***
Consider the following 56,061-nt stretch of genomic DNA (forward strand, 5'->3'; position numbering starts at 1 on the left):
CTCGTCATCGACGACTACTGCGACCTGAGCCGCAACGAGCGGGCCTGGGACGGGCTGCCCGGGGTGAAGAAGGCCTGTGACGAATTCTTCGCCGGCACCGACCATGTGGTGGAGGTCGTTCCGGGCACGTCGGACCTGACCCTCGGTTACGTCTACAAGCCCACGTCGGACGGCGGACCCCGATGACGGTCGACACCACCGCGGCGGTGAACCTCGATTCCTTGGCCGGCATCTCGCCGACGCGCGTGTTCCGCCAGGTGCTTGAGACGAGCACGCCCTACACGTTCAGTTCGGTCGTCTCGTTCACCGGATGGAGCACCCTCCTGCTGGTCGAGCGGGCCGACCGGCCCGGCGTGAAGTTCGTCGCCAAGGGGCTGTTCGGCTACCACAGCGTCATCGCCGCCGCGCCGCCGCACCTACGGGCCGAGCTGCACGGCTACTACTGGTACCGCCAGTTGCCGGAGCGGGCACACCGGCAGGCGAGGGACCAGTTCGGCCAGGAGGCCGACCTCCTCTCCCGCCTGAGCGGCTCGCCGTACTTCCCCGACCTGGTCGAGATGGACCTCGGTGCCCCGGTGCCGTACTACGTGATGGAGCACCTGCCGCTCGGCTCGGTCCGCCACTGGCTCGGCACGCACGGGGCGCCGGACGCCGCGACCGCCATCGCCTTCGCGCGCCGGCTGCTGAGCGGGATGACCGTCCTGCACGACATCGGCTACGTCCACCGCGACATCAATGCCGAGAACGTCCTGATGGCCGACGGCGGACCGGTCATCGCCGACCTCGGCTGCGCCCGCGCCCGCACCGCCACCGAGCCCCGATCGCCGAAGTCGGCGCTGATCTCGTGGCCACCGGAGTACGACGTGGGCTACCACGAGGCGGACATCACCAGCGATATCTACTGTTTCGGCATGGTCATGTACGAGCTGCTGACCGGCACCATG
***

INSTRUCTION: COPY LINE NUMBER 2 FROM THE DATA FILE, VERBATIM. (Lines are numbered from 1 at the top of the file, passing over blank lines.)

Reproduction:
CTCGTCATCGACGACTACTGCGACCTGAGCCGCAACGAGCGGGCCTGGGACGGGCTGCCCGGGGTGAAGAAGGCCTGTGACGAATTCTTCGCCGGCACCGACCATGTGGTGGAGGTCGTTCCGGGCACGTCGGACCTGACCCTCGGTTACGTCTACAAGCCCACGTCGGACGGCGGACCCCGATGACGGTCGACACCACCGCGGCGGTGAACCTCGATTCCTTGGCCGGCATCTCGCCGACGCGCGTGTTCCGCCAGGTGCTTGAGACGAGCACGCCCTACACGTTCAGTTCGGTCGTCTCGTTCACCGGATGGAGCACCCTCCTGCTGGTCGAGCGGGCCGACCGGCCCGGCGTGAAGTTCGTCGCCAAGGGGCTGTTCGGCTACCACAGCGTCATCGCCGCCGCGCCGCCGCACCTACGGGCCGAGCTGCACGGCTACTACTGGTACCGCCAGTTGCCGGAGCGGGCACACCGGCAGGCGAGGGACCAGTTCGGCCAGGAGGCCGACCTCCTCTCCCGCCTGAGCGGCTCGCCGTACTTCCCCGACCTGGTCGAGATGGACCTCGGTGCCCCGGTGCCGTACTACGTGATGGAGCACCTGCCGCTCGGCTCGGTCCGCCACTGGCTCGGCACGCACGGGGCGCCGGACGCCGCGACCGCCATCGCCTTCGCGCGCCGGCTGCTGAGCGGGATGACCGTCCTGCACGACATCGGCTACGTCCACCGCGACATCAATGCCGAGAACGTCCTGATGGCCGACGGCGGACCGGTCATCGCCGACCTCGGCTGCGCCCGCGCCCGCACCGCCACCGAGCCCCGATCGCCGAAGTCGGCGCTGATCTCGTGGCCACCGGAGTACGACGTGGGCTACCACGAGGCGGACATCACCAGCGATATCTACTGTTTCGGCATGGTCATGTACGAGCTGCTGACCGGCACCATG